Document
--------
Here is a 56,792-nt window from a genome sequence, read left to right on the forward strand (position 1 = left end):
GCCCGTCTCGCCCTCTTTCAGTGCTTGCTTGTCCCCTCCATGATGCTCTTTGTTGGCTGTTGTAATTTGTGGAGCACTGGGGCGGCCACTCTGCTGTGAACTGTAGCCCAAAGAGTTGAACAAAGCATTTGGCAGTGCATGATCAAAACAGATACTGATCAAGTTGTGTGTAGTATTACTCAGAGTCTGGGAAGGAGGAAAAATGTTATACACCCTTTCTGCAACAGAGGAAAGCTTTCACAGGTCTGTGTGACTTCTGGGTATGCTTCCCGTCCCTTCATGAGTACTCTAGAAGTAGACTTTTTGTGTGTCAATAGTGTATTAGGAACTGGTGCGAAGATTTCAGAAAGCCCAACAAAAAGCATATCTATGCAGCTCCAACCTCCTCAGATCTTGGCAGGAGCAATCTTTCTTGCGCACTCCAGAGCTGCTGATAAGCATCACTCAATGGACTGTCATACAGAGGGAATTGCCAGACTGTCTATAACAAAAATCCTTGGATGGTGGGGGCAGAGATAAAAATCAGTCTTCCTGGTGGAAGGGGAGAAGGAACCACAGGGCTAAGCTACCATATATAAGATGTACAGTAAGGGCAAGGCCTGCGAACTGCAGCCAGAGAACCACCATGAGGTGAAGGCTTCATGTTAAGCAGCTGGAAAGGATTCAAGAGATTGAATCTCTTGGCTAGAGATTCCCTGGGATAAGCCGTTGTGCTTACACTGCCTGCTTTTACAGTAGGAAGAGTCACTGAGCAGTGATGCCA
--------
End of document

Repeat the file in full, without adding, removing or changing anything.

Here is a 56,792-nt window from a genome sequence, read left to right on the forward strand (position 1 = left end):
GCCCGTCTCGCCCTCTTTCAGTGCTTGCTTGTCCCCTCCATGATGCTCTTTGTTGGCTGTTGTAATTTGTGGAGCACTGGGGCGGCCACTCTGCTGTGAACTGTAGCCCAAAGAGTTGAACAAAGCATTTGGCAGTGCATGATCAAAACAGATACTGATCAAGTTGTGTGTAGTATTACTCAGAGTCTGGGAAGGAGGAAAAATGTTATACACCCTTTCTGCAACAGAGGAAAGCTTTCACAGGTCTGTGTGACTTCTGGGTATGCTTCCCGTCCCTTCATGAGTACTCTAGAAGTAGACTTTTTGTGTGTCAATAGTGTATTAGGAACTGGTGCGAAGATTTCAGAAAGCCCAACAAAAAGCATATCTATGCAGCTCCAACCTCCTCAGATCTTGGCAGGAGCAATCTTTCTTGCGCACTCCAGAGCTGCTGATAAGCATCACTCAATGGACTGTCATACAGAGGGAATTGCCAGACTGTCTATAACAAAAATCCTTGGATGGTGGGGGCAGAGATAAAAATCAGTCTTCCTGGTGGAAGGGGAGAAGGAACCACAGGGCTAAGCTACCATATATAAGATGTACAGTAAGGGCAAGGCCTGCGAACTGCAGCCAGAGAACCACCATGAGGTGAAGGCTTCATGTTAAGCAGCTGGAAAGGATTCAAGAGATTGAATCTCTTGGCTAGAGATTCCCTGGGATAAGCCGTTGTGCTTACACTGCCTGCTTTTACAGTAGGAAGAGTCACTGAGCAGTGATGCCA